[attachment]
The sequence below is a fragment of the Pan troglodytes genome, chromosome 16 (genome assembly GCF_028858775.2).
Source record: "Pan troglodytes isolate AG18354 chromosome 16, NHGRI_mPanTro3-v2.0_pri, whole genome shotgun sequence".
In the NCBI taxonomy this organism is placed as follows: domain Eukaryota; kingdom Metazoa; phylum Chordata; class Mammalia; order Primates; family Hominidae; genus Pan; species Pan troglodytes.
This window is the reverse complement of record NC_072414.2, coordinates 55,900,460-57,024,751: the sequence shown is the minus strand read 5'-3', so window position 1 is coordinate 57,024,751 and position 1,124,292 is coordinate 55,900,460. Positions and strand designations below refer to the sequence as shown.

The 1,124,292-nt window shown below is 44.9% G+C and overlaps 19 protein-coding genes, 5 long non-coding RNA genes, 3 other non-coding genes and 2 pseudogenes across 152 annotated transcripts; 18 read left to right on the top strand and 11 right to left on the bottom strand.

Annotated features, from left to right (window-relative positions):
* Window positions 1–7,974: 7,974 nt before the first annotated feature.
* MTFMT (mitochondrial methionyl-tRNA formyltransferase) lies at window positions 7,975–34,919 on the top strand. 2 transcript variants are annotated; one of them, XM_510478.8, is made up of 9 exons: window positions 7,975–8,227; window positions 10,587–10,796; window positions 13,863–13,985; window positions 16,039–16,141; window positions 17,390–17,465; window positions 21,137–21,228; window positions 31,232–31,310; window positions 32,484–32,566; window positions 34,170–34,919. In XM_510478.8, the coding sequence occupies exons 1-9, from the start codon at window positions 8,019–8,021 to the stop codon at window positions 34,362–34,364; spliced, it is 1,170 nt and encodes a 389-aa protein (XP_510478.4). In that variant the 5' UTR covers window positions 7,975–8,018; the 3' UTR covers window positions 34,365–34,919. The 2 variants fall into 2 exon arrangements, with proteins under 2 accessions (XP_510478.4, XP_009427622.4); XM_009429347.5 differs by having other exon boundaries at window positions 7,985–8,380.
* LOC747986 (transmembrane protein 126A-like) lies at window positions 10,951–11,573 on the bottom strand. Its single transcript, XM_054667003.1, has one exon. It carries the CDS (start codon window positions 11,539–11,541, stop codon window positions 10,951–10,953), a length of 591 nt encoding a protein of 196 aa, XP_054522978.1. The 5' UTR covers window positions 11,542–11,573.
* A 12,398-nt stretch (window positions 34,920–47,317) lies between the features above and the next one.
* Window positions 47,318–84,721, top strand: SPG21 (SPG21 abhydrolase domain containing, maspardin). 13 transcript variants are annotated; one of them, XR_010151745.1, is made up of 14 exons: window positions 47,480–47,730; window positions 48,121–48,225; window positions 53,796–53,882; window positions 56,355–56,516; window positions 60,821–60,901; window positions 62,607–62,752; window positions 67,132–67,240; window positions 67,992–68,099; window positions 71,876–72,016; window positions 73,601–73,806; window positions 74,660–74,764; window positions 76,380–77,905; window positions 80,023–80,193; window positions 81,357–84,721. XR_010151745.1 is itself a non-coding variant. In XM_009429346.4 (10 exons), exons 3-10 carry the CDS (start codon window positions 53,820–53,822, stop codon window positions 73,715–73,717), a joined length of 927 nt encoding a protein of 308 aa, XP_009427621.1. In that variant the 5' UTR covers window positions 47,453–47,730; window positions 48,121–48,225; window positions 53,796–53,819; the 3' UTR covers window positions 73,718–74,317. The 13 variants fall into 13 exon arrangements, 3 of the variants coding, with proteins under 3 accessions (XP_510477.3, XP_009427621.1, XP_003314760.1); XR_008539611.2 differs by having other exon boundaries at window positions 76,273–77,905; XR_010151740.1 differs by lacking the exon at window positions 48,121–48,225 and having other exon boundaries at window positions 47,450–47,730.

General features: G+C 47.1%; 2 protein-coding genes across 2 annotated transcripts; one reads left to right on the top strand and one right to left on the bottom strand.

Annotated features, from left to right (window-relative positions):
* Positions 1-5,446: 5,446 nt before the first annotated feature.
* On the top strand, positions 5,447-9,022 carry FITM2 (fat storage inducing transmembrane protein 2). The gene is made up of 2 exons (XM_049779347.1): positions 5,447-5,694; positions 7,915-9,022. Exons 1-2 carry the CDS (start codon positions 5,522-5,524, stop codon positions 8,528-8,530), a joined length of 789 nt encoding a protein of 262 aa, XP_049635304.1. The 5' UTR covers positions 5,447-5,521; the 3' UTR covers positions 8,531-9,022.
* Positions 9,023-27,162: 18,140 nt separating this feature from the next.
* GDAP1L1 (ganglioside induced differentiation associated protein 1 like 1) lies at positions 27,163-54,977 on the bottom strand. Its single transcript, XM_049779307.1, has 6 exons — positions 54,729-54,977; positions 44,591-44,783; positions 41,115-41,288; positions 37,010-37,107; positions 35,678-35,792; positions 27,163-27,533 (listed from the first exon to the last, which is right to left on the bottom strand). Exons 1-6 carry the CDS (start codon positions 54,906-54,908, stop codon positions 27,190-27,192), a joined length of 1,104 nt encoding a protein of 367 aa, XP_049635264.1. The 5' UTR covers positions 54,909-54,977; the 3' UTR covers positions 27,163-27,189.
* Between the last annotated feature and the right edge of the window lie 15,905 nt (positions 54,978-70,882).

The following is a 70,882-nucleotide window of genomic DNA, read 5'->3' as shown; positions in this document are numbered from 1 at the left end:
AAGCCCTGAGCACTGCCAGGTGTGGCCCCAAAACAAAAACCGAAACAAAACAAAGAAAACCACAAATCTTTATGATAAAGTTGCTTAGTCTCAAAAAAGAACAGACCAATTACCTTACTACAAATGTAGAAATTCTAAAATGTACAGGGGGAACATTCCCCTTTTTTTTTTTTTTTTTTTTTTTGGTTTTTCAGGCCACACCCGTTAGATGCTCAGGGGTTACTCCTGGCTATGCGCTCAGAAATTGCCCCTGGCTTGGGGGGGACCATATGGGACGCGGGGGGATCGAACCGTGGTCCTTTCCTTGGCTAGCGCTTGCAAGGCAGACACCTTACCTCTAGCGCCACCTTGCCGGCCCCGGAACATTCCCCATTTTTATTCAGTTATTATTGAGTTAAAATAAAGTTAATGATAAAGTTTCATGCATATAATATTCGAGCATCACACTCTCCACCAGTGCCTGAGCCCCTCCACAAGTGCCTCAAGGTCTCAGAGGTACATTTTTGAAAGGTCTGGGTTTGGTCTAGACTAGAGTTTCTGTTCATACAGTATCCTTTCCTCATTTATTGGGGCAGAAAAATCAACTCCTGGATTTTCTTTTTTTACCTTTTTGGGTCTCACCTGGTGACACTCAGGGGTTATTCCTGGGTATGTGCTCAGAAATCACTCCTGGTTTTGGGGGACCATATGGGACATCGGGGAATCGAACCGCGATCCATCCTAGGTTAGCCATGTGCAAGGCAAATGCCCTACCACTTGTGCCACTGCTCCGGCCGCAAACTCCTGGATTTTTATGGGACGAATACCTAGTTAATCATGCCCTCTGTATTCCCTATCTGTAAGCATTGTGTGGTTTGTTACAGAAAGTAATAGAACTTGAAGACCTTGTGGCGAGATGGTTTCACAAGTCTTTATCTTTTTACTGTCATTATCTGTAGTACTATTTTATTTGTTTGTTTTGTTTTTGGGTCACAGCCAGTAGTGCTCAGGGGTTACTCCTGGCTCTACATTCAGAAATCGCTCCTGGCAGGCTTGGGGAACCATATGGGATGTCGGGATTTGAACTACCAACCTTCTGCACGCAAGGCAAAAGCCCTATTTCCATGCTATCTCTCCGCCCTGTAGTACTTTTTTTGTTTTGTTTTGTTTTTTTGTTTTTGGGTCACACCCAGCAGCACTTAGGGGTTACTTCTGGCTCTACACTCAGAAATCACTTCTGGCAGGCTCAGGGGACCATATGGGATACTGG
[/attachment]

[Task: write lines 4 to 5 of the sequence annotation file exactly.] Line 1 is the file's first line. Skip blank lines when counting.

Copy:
This window is the reverse complement of record NC_072414.2, coordinates 55,900,460-57,024,751: the sequence shown is the minus strand read 5'-3', so window position 1 is coordinate 57,024,751 and position 1,124,292 is coordinate 55,900,460. Positions and strand designations below refer to the sequence as shown.

The 1,124,292-nt window shown below is 44.9% G+C and overlaps 19 protein-coding genes, 5 long non-coding RNA genes, 3 other non-coding genes and 2 pseudogenes across 152 annotated transcripts; 18 read left to right on the top strand and 11 right to left on the bottom strand.